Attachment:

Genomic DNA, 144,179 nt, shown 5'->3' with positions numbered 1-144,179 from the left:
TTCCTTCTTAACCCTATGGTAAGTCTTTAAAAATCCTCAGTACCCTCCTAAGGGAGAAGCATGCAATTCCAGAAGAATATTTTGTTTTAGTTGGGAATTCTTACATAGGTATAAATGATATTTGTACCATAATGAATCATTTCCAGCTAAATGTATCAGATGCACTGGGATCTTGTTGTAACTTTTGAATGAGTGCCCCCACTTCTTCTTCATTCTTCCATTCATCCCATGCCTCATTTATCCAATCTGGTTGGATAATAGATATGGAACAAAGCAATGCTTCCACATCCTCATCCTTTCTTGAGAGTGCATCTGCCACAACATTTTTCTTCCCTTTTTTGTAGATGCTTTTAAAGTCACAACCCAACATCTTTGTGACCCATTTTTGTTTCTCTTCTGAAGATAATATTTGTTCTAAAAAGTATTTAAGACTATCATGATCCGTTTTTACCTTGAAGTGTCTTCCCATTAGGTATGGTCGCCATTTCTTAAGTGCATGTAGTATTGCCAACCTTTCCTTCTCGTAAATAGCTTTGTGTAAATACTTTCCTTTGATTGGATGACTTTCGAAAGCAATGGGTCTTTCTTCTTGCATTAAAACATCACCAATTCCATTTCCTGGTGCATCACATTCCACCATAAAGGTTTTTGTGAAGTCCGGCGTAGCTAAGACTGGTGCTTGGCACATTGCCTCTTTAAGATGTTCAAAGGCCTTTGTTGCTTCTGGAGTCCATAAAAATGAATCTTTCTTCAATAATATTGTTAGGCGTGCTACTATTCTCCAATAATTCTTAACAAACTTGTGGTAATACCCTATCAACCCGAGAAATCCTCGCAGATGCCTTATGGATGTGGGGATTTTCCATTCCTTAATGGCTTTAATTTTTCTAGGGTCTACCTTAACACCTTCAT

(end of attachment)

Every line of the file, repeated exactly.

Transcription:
Genomic DNA, 144,179 nt, shown 5'->3' with positions numbered 1-144,179 from the left:
TTCCTTCTTAACCCTATGGTAAGTCTTTAAAAATCCTCAGTACCCTCCTAAGGGAGAAGCATGCAATTCCAGAAGAATATTTTGTTTTAGTTGGGAATTCTTACATAGGTATAAATGATATTTGTACCATAATGAATCATTTCCAGCTAAATGTATCAGATGCACTGGGATCTTGTTGTAACTTTTGAATGAGTGCCCCCACTTCTTCTTCATTCTTCCATTCATCCCATGCCTCATTTATCCAATCTGGTTGGATAATAGATATGGAACAAAGCAATGCTTCCACATCCTCATCCTTTCTTGAGAGTGCATCTGCCACAACATTTTTCTTCCCTTTTTTGTAGATGCTTTTAAAGTCACAACCCAACATCTTTGTGACCCATTTTTGTTTCTCTTCTGAAGATAATATTTGTTCTAAAAAGTATTTAAGACTATCATGATCCGTTTTTACCTTGAAGTGTCTTCCCATTAGGTATGGTCGCCATTTCTTAAGTGCATGTAGTATTGCCAACCTTTCCTTCTCGTAAATAGCTTTGTGTAAATACTTTCCTTTGATTGGATGACTTTCGAAAGCAATGGGTCTTTCTTCTTGCATTAAAACATCACCAATTCCATTTCCTGGTGCATCACATTCCACCATAAAGGTTTTTGTGAAGTCCGGCGTAGCTAAGACTGGTGCTTGGCACATTGCCTCTTTAAGATGTTCAAAGGCCTTTGTTGCTTCTGGAGTCCATAAAAATGAATCTTTCTTCAATAATATTGTTAGGCGTGCTACTATTCTCCAATAATTCTTAACAAACTTGTGGTAATACCCTATCAACCCGAGAAATCCTCGCAGATGCCTTATGGATGTGGGGATTTTCCATTCCTTAATGGCTTTAATTTTTCTAGGGTCTACCTTAACACCTTCAT